Tuesday, September 08, 2015

It's All in the Minds

Ghaf walked slowly toward the front door of his small house. He remember his wife telling him to expect visitors today but he has forgotten who they are. At 84, his mind is no longer at its best. 

As soon as he opened the door, a voice greeted him with the Salam. Ghaf sees a man, many years younger than him and replied with a smile. The younger man took Ghaf's right hand and kissed it gently. He then put his arms around Ghaf and Ghaf reciprocate and they hugged each other tightly for a long moment. Ghaf then, held the man's shoulder and looked at his face. The words that came out of Ghaf was shaky but not at all unexpected.

It was sometime last month that I came across an online article about one of Malaysia's Great Names in Hockey. In between browsing I somehow lost the link but recently found a similar report on Poon Fook Loke, that was first published in 2007. Now, with the title of a Datuk, he recalled the heartache he and his team mates faced when they were defeated by India in the semi-finals of the 1975 World Cup Hockey that was held in Stadium Merdeka, Kuala Lumpur. The heartache was bitter as the team had earlier edged the defending champions then, The Netherlands, and everyone was in high spirits. But by the end of the Malaysia-India match, there were tears all around including those Malaysians on the spectators stands. I remember it well as I was one of the spectators there, along with Siva, Low Yuen Weng, Kwee Tat, Izhar, and many more schoolboys from the surrounding area who were given the day off from their respective schools to attend, and give moral support to our National Hockey Team. It was a great match.

Somehow, reading the report, I have a feeling the younger generations might not even know of the event in whole, nor what is perhaps, the greatest day in Malaysian Hockey history. Though the team lost the match that day, they won the hearts of millions of Malaysians for their determined spirit.

It is not only in Hockey for we had a great run in soccer too. With names such as Ghani Minhat, Soh Chin Aun, Arumugam, and the legendary Mokhtar Dahari, we use to rule the roost this corner of the planet, beating Japan and South Korea on our way to glory. The pinnacle of our soccer history was qualifying for the Moscow Olympics, only to be met with a quiet disappointment of Malaysia joining many other nations in boycotting the games for the host's invasion of Afghanistan. Although they said sports and politics should not be mixed, it was. And it was from then, a few believe, began the decline of our shine in sports. No, it was not the matter of the boycott for that was merely a bookmarker and not the reasons which is far too many and has since become complicated with myriads of issues thrown in; chief among them is politics. And no, I will not dwell into it. As I have mentioned, it is now complicated.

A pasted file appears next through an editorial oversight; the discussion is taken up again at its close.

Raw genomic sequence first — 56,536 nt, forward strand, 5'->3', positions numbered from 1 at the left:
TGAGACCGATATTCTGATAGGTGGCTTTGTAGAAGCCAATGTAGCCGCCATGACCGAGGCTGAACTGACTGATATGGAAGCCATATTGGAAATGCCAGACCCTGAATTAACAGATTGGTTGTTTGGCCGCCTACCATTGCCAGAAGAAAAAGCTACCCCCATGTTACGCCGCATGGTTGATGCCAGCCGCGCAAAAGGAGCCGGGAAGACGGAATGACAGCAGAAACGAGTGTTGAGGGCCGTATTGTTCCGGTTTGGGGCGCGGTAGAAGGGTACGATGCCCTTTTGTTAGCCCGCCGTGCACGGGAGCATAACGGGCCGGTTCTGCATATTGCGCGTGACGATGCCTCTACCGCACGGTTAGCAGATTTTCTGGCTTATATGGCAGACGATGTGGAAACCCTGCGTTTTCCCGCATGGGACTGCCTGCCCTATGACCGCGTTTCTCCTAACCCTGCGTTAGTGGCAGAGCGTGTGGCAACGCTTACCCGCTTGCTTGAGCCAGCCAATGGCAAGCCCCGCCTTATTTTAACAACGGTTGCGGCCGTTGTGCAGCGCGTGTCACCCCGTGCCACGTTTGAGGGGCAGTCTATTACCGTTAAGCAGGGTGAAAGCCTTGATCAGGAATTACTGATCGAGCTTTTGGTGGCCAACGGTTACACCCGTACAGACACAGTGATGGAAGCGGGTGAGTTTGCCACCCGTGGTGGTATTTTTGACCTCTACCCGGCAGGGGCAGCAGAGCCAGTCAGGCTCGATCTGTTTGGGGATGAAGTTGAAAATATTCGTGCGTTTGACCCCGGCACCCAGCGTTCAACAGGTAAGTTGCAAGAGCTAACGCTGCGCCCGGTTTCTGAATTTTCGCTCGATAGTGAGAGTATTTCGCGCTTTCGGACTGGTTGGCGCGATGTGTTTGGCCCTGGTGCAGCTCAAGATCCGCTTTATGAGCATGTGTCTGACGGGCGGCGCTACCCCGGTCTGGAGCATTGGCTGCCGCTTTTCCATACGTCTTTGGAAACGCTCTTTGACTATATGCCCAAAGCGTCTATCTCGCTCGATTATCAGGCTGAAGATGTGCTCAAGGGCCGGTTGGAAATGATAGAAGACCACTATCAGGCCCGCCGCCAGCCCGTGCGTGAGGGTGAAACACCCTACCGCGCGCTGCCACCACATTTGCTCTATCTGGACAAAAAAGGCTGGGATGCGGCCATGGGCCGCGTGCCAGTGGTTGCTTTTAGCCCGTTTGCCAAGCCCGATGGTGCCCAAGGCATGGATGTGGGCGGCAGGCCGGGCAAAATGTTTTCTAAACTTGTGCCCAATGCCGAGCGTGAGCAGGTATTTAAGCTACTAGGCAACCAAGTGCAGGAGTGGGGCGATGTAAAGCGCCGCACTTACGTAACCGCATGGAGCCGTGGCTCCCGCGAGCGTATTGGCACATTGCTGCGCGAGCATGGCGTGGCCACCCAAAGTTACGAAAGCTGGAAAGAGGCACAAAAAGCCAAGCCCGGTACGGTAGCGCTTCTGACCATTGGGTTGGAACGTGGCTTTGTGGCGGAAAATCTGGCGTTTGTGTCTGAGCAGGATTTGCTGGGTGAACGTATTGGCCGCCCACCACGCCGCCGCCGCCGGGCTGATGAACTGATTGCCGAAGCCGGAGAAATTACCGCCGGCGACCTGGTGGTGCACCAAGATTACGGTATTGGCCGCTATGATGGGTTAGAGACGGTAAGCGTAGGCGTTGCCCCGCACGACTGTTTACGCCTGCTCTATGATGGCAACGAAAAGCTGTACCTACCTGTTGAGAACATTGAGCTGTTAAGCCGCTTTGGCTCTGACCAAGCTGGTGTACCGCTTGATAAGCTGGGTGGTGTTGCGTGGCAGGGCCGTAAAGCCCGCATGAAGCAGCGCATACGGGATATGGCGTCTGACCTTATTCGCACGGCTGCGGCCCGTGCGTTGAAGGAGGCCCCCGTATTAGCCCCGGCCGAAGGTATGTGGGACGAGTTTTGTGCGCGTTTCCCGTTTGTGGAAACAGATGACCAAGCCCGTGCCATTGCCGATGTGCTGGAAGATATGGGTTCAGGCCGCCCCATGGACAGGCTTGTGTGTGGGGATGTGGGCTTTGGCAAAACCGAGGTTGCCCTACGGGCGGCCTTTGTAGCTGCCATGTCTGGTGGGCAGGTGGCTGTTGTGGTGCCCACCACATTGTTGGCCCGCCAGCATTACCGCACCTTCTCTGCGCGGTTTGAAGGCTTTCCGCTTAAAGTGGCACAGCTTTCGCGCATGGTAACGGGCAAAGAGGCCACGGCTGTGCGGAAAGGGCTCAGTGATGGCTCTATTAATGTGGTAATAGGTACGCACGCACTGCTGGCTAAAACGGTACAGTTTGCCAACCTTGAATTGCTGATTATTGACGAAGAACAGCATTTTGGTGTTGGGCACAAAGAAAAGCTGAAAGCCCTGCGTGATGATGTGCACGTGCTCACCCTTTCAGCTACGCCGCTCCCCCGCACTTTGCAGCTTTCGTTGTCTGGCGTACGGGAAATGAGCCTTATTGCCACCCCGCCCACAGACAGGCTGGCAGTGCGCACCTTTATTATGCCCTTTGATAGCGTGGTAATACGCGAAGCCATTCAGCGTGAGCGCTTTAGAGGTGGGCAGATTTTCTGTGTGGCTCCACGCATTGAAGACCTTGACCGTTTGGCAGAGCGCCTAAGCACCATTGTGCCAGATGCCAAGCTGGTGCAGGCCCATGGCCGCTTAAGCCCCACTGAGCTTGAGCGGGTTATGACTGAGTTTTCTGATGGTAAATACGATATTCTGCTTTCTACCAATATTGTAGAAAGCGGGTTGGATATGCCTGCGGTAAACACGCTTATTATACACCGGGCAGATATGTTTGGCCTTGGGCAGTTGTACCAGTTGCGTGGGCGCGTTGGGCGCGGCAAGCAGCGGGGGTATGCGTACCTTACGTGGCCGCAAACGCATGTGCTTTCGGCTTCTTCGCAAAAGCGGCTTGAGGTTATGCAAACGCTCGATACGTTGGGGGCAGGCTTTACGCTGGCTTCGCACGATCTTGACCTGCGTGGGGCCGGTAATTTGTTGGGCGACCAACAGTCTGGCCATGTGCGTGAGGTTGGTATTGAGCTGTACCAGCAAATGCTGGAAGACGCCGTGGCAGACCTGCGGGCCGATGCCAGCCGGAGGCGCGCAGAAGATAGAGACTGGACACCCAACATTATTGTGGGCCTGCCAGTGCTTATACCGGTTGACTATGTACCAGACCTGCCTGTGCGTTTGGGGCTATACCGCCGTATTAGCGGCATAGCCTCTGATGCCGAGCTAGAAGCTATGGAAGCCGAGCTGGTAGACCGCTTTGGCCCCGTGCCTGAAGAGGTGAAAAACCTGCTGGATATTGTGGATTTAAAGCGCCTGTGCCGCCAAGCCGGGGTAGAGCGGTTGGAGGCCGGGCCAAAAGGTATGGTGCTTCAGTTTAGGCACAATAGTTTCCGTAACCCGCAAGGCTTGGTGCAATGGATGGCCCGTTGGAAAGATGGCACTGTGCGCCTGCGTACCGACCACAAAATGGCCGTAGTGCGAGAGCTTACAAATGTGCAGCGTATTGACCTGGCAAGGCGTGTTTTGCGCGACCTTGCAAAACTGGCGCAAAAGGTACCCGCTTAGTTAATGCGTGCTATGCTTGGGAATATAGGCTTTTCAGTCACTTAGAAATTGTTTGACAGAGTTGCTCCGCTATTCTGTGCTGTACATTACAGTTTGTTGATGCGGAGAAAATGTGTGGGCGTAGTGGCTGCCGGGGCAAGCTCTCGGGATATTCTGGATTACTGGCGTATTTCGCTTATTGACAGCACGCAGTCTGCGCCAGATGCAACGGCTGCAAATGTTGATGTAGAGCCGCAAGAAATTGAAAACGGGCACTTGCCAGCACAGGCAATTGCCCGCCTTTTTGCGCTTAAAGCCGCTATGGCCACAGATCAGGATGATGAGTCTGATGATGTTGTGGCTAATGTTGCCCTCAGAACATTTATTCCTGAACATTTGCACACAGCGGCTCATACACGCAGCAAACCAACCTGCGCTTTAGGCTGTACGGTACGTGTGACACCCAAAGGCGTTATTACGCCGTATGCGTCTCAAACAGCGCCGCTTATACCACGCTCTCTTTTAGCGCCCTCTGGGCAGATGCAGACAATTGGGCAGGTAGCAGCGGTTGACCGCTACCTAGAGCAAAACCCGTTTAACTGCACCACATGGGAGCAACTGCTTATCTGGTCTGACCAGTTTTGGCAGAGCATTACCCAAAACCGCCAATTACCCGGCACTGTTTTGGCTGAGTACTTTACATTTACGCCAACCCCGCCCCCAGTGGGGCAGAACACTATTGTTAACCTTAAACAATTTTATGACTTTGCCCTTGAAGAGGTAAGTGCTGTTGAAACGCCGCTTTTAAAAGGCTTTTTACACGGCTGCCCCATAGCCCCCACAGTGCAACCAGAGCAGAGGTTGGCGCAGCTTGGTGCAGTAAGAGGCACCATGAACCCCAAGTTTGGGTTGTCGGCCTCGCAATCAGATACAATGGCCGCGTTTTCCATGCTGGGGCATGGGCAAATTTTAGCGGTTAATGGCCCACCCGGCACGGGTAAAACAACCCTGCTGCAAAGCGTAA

What I would like to say is simple: Let's call a spade by its name. For instance, the August29th Walk is - among the 5 demands - a call for a clean and fair elections. There is nothing in the demands made which has the word 'race' or 'racism' in it. That fact that the last walk had many more Malaysians other than Malays should be a shining example what we Malaysians can be, if we put our hearts together. There have been many walks before and there will be many more in the future. In all the previous walks (and not just the colour Yellow) the matter of skin colour never arise. So, let's keep it that way. But if ever a colour we would want to keep away from, oh please, let there be no red-skinned Malaysians. The colour, that colour, is so blind, and blinding.

Let us also remember that even before the formation of Malaysia, and even Malaya, we've had so many people from all walks of life and races, that stood their ground against not only the enemies of this land, but enemies of the people.

The para above is in light of an old man's praise for a young lady who, in her struggle for her organisation (read: not nation), decided on a legal platform and found herself expelled. The old man in his tribute to this young lady, wants all or more Malaysians to be like her. Have we not? Or has the old man simply choose to forget of the lives incarcerated and lost?

Many, have not.

"Who...who are you?" asked Ghaf in an apologetic voice.
There was nothing the younger man could do but smile and said "I'm your son".

Title: Fiza, IR-ish
Edited to Infra-Red

*My sifu asserts that any photograph that has been edited shall become an image only and no longer a photograph.
A spade should always be a spade.

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